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From May, 29th to November, 7th 2021


As one of the most famous toy manufacturers in the world, LEGO inspires young and old. The colourful building blocks enable a creative staging of the Hanse history. In cooperation with Rene Hoffmeister (LEGO Certified Professional), six Hanse worlds will be lovingly recreated in great detail. Large models and dioramas are set to become an impressive and unique experience for the whole family.

A colourful journey through time and space in 6 LEGO Hanse worlds

On the river Neva around 1200

The scene on the river Neva shows the merchant ships before they enter the territory of the Russian Prince of Novgorod. At the river estuary Low German and Gotlandic merchants join forces to form a travel community. Together the heavily armed merchants try to brave the dangers of the long journey to bring their valuable goods safely to their destination.

Trade and market in Bruges in the 14th century

Merchants from almost all regions of Europe trade their valuable and exotic goods via Bruges. They brought products from all parts of the known world into the city. Bruges is best known for its precious cloth from Flanders. The key element of the scene is the central trading place of the flourishing city. In the Market Hall the merchants present luxury goods such as furs and wax. Important supplier products for the local cloth production as well as cereals, herring and stockfish can also be purchased in the colourful market hall.

The plague in Lübeck in the 14th century

The plague changes the street scene in the cities. Those who can avoid leaving their houses stay indoors. Cart pushers and other professionals who earn their daily bread on the streets have to be out and about. In the gloomy scene, plague carts roam the deserted streets to bring the victims of the plague to the cemeteries located outside the city. Plague baskets burn in the streets as a preventive measure against the disease. The incense is intended to clean the bad air. The houses where people have already fallen ill with the plague are marked with crosses to warn others. Almost one third of the population dies from the consequences of the disease.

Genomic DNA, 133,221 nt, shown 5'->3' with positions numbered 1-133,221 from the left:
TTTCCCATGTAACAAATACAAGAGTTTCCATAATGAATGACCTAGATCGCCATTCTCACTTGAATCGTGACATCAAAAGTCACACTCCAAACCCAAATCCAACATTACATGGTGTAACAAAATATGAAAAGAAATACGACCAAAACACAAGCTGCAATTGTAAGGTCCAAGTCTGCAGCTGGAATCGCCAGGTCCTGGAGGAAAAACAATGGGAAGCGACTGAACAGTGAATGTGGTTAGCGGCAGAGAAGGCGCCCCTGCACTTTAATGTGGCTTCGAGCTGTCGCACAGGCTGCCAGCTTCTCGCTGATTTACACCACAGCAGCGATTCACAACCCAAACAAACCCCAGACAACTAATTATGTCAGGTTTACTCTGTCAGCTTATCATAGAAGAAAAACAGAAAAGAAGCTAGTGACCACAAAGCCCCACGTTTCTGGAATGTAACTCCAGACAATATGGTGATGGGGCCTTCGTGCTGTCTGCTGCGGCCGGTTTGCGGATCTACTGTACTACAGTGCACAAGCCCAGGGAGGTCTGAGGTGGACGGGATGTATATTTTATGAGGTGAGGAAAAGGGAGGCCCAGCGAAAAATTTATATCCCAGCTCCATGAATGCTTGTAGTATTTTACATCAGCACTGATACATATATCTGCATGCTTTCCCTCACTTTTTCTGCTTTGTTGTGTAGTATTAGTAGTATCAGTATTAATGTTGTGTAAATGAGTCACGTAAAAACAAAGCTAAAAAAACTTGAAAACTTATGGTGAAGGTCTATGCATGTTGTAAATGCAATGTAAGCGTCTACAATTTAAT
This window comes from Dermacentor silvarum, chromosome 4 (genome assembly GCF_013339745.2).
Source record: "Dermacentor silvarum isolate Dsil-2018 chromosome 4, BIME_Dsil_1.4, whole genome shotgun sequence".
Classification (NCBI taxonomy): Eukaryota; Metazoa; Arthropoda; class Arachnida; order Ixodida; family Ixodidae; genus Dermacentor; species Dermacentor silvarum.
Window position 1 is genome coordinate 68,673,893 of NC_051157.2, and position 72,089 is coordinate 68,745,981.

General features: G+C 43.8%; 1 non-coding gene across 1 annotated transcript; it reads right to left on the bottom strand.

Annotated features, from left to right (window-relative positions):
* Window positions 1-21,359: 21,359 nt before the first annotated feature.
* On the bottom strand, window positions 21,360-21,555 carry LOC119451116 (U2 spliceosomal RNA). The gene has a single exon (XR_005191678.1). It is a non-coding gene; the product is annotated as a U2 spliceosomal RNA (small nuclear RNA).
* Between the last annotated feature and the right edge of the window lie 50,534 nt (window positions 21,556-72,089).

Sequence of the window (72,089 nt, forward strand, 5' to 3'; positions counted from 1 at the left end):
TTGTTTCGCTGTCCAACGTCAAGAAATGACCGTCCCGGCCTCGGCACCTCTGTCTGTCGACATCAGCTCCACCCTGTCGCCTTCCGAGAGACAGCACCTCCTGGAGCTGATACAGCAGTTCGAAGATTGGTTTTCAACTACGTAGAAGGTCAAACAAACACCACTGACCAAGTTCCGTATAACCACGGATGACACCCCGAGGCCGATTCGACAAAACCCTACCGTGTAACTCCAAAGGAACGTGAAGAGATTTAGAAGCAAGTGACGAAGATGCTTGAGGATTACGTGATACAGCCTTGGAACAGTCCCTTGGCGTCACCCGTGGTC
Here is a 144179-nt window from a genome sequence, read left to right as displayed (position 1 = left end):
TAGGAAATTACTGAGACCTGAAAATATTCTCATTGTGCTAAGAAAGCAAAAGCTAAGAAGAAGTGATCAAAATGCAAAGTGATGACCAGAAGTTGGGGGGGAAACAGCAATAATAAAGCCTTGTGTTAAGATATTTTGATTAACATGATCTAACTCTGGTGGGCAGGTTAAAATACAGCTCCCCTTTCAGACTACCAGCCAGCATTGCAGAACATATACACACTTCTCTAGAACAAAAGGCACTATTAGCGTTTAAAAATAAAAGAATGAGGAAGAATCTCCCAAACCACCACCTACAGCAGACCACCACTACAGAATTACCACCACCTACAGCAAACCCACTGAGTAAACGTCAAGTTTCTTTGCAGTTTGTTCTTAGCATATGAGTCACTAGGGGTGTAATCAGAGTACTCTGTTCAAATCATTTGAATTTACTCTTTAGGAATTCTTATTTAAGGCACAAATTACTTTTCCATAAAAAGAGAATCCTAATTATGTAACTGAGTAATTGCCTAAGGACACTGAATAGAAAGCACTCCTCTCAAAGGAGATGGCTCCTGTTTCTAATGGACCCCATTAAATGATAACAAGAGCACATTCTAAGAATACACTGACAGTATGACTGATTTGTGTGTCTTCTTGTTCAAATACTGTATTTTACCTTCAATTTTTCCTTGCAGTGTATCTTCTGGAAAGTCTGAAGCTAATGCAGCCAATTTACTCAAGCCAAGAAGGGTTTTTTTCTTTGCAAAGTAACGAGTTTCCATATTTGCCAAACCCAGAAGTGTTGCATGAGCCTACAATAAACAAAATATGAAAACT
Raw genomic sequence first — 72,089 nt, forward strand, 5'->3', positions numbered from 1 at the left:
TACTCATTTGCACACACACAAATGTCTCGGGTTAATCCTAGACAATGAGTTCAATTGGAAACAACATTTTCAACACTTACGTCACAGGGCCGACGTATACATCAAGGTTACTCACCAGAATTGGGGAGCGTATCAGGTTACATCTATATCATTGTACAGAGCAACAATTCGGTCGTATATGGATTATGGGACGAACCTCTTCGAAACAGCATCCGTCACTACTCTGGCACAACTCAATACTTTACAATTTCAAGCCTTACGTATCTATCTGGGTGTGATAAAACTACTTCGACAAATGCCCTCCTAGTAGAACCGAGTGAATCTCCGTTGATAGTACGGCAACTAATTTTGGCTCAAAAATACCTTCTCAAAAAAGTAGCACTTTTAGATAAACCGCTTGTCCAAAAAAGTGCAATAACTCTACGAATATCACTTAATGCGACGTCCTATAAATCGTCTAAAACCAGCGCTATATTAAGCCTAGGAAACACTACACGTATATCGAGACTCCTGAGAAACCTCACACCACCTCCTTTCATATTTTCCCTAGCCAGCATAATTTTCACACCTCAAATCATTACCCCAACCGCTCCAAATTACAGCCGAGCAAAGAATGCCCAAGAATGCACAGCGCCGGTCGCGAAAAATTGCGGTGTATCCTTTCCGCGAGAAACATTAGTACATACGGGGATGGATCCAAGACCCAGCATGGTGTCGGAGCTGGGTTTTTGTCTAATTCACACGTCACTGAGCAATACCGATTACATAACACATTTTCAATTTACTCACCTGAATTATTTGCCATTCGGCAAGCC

The London Kontor around 1500

In the 15th and 16th centuries London developed into a trading metropolis. The establishment of the Hanse on the Thames in London, the Steelyard, is mainly inhabited by the sons of rich merchants. They like to show off their wealth. The most important export product of the Steelyard is woollen cloth. The harbour scene provides an insight into the busy life and trade on the banks of the Thames. As national and international trade grows, so does the power and influence of the Hanse in the city of London. They trade mainly raw materials such as furs and wax from the East for wool, tin and other goods.

The Hansetag in Lübeck in 1518

At the meetings, known to us today as Hansetage, the representatives of the cities discuss current affairs affecting Hanse trade. The city delegates meet for three weeks in Lübeck. The discussions focus on general trade matters, problems in the foreign Kontore, conflicts between individual Hanse cities and questions concerning the internal organisation of the Hanse. The scene and conference venue is the Lübeck town hall. The city of Lübeck had its own magnificently decorated hall especially for the Hansetage, which was used exclusively for this event. The Hansetag was also a welcome distraction from everyday life for the urban population.

The 18th century Kontor in Bergen

The Hanse had a branch in the Norwegian city of Bergen from 1343 onwards. The kontor consists of 20 adjoining courtyards. Important trade routes connect Bergen with England and the cities on the North and Baltic Sea. From the fish rich region of Norway, mainly stockfish is transported to Bergen. The long storage life of stockfish makes it an indispensable food for ship crews who spend long periods at sea. The scene shows the hard life of the merchants in the far north.


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